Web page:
"Guerilla fighting of the people of Dune? Notice, men and women. It’s grassroots up. Everyone does their share. The sense of oneness is shared. The trust they invest in certain leaders. The simple way of electing a leader. Hand-to-hand final fight between Paul and the Harkonnen? Conflict should be resolved in this small way. Not the Emperor and his generals firing through virtual screens. Hand on heart when Duncan leaves Paul? Obvious meme. Let’s not turn it into the Vulcan V, but it might be useful. The Gom-Jabbar and Paul’s test? Reprised in Fight Club, and inherited from North American Indian ritual when a boy becomes a man and has to transcend the fear of pain.

"The film’s retro-styling avoids the obvious dating of so many sci-fi’s. Since the theme is about time and prediction, it is a beautifully appropriate realisation."

of course this blends material with the film
but i'm no snob
and i like my post-production mixes jazzy :)

6:08 PM  
Blogger GMpilot said...

How could you neglect Herbert's best non-Dune novel: Under Pressure?

After the success of Dune, some of his other stuff saw print; "Under Pressure" was then known as The Dragon in the Sea in the late '60s.
When Ballantine got the paperback contract, they gave it the title it has now, which was a perfect description on many layers.

Given that the story was first published in the mid-1950s, it has aged very well; as a story about submariners in conflict, I feel it compares favorably to Run Silent, Run Deep, Das Boot or The Hunt for Red October--and it predates almost all of them! Those were all made into really good movies; someone should do the same with Herbert's'll have to be better than that messy Dune.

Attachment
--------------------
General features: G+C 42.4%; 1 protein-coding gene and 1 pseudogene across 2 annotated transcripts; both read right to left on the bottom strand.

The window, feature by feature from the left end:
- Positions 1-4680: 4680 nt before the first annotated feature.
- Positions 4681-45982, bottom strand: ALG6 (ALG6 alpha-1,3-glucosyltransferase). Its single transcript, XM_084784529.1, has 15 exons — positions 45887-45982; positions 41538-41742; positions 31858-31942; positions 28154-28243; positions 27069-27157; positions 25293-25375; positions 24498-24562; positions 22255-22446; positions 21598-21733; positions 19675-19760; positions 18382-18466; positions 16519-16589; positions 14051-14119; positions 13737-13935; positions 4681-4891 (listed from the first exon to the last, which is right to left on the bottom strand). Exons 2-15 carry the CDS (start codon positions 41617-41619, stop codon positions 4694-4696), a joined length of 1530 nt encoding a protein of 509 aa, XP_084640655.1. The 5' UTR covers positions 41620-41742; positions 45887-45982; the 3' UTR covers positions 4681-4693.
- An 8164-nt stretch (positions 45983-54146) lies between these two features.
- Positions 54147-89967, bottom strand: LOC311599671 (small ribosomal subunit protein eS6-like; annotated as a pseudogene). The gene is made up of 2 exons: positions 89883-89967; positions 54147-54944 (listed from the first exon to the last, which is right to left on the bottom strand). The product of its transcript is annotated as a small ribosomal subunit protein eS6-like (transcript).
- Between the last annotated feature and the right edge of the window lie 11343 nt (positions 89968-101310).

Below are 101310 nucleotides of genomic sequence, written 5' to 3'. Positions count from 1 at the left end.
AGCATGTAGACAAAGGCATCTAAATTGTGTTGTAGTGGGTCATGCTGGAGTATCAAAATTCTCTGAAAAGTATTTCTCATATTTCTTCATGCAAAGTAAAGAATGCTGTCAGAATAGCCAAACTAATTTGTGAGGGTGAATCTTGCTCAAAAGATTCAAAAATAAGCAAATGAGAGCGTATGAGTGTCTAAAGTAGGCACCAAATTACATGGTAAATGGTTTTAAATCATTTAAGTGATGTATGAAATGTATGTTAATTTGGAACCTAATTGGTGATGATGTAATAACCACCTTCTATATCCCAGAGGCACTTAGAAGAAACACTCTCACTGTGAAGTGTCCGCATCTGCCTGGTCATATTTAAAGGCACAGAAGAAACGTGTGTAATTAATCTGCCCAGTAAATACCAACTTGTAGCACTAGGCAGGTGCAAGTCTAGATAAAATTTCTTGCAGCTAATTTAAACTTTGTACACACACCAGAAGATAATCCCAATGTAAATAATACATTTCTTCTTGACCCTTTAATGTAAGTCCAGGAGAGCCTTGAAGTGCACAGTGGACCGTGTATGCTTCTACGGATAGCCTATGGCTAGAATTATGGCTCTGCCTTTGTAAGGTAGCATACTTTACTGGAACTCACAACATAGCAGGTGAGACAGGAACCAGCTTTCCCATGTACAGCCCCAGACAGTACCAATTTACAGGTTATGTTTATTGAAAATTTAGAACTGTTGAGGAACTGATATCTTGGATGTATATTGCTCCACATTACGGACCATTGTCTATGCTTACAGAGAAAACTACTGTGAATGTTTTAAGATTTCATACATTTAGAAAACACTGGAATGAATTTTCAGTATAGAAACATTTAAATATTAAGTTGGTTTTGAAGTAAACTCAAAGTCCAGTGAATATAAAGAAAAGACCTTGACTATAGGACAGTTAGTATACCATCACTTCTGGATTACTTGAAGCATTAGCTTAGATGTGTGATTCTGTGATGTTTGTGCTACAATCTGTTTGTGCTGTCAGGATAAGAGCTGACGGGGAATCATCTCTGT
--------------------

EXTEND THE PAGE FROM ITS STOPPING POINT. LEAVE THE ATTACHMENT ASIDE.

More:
9:51 PM  
Blogger Avi Abrams said...

Thank you GMPilot - we did write a review for Under Pressure: scroll down our Frank Herbert page to read it:

Truly awesome thriller, one of the very best

9:52 PM  
Anonymous ChrisBracken said...

Just stopped by to mention my two favourites: The Godmakers and Whipping Star. I have to admit I tired of the Dune series pretty quickly, but these books stay with me.

3:39 AM  
Anonymous Bob R Bogle said...

A new, comprehensive and critical biography of the complete works of Frank Herbert is now available at Amazon and Barnes & Noble. If this is of interest to you, information is available here:

9:10 AM  
Blogger Unknown said...

Dune Novels written by Frank Herbert are my favorite. I also enjoy reading his other Sci / Fi. Books written with the poet Bill Ransom, such as The Jesus Incident, The Lazarus Effect, and The Ascension Factor. I appreciate the continued sequels and prequels of Brian Herbert and Kevin J. Anderson. Has anyone read Homer's The Iliad and noticed any similarities between with Herbert Dune Novels? I would like to better understand Classical Greek. Any suggestions? ranaRana

6:14 PM